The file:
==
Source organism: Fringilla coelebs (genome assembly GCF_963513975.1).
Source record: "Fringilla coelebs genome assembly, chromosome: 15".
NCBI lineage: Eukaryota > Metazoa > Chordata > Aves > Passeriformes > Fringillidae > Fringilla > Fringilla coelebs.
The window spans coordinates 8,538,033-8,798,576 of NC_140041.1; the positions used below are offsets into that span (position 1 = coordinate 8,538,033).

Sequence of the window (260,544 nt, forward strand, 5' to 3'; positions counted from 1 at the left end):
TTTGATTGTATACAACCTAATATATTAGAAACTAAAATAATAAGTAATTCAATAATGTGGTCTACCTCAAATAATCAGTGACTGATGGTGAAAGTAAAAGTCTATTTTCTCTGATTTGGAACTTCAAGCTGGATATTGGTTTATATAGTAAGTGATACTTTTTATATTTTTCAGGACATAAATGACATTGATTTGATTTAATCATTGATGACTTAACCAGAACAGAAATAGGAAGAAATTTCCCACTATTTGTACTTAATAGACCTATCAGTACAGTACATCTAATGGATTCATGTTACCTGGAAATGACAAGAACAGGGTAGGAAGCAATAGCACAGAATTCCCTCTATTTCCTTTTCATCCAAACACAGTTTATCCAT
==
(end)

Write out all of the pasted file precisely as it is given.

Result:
Source organism: Fringilla coelebs (genome assembly GCF_963513975.1).
Source record: "Fringilla coelebs genome assembly, chromosome: 15".
NCBI lineage: Eukaryota > Metazoa > Chordata > Aves > Passeriformes > Fringillidae > Fringilla > Fringilla coelebs.
The window spans coordinates 8,538,033-8,798,576 of NC_140041.1; the positions used below are offsets into that span (position 1 = coordinate 8,538,033).

Sequence of the window (260,544 nt, forward strand, 5' to 3'; positions counted from 1 at the left end):
TTTGATTGTATACAACCTAATATATTAGAAACTAAAATAATAAGTAATTCAATAATGTGGTCTACCTCAAATAATCAGTGACTGATGGTGAAAGTAAAAGTCTATTTTCTCTGATTTGGAACTTCAAGCTGGATATTGGTTTATATAGTAAGTGATACTTTTTATATTTTTCAGGACATAAATGACATTGATTTGATTTAATCATTGATGACTTAACCAGAACAGAAATAGGAAGAAATTTCCCACTATTTGTACTTAATAGACCTATCAGTACAGTACATCTAATGGATTCATGTTACCTGGAAATGACAAGAACAGGGTAGGAAGCAATAGCACAGAATTCCCTCTATTTCCTTTTCATCCAAACACAGTTTATCCAT